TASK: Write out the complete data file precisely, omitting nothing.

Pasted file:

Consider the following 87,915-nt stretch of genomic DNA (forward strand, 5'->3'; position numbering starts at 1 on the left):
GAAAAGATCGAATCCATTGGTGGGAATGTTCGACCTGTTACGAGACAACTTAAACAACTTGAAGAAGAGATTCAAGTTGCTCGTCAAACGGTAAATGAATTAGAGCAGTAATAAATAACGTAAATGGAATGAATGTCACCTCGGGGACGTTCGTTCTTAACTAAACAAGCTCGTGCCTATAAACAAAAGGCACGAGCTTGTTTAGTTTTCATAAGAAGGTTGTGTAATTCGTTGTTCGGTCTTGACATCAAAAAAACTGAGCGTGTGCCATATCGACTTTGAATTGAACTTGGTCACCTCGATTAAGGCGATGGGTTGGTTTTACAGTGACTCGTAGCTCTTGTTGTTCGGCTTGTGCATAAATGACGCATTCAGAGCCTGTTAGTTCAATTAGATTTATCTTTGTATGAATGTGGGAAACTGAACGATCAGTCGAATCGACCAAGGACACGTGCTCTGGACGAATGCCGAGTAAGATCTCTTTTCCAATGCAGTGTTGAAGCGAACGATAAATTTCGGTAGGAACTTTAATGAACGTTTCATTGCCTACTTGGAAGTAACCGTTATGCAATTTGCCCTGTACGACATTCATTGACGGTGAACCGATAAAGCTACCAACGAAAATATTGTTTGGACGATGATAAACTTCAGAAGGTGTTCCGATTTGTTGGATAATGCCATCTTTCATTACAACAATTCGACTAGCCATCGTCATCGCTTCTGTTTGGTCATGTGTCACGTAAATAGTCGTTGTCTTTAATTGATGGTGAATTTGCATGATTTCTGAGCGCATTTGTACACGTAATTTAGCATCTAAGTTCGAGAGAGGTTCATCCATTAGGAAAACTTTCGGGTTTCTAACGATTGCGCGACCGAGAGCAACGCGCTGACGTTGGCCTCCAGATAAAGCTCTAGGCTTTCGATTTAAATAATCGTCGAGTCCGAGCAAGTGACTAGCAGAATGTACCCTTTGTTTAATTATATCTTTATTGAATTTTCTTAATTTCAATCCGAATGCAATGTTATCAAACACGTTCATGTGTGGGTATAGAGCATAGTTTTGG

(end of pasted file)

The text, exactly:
Consider the following 87,915-nt stretch of genomic DNA (forward strand, 5'->3'; position numbering starts at 1 on the left):
GAAAAGATCGAATCCATTGGTGGGAATGTTCGACCTGTTACGAGACAACTTAAACAACTTGAAGAAGAGATTCAAGTTGCTCGTCAAACGGTAAATGAATTAGAGCAGTAATAAATAACGTAAATGGAATGAATGTCACCTCGGGGACGTTCGTTCTTAACTAAACAAGCTCGTGCCTATAAACAAAAGGCACGAGCTTGTTTAGTTTTCATAAGAAGGTTGTGTAATTCGTTGTTCGGTCTTGACATCAAAAAAACTGAGCGTGTGCCATATCGACTTTGAATTGAACTTGGTCACCTCGATTAAGGCGATGGGTTGGTTTTACAGTGACTCGTAGCTCTTGTTGTTCGGCTTGTGCATAAATGACGCATTCAGAGCCTGTTAGTTCAATTAGATTTATCTTTGTATGAATGTGGGAAACTGAACGATCAGTCGAATCGACCAAGGACACGTGCTCTGGACGAATGCCGAGTAAGATCTCTTTTCCAATGCAGTGTTGAAGCGAACGATAAATTTCGGTAGGAACTTTAATGAACGTTTCATTGCCTACTTGGAAGTAACCGTTATGCAATTTGCCCTGTACGACATTCATTGACGGTGAACCGATAAAGCTACCAACGAAAATATTGTTTGGACGATGATAAACTTCAGAAGGTGTTCCGATTTGTTGGATAATGCCATCTTTCATTACAACAATTCGACTAGCCATCGTCATCGCTTCTGTTTGGTCATGTGTCACGTAAATAGTCGTTGTCTTTAATTGATGGTGAATTTGCATGATTTCTGAGCGCATTTGTACACGTAATTTAGCATCTAAGTTCGAGAGAGGTTCATCCATTAGGAAAACTTTCGGGTTTCTAACGATTGCGCGACCGAGAGCAACGCGCTGACGTTGGCCTCCAGATAAAGCTCTAGGCTTTCGATTTAAATAATCGTCGAGTCCGAGCAAGTGACTAGCAGAATGTACCCTTTGTTTAATTATATCTTTATTGAATTTTCTTAATTTCAATCCGAATGCAATGTTATCAAACACGTTCATGTGTGGGTATAGAGCATAGTTTTGG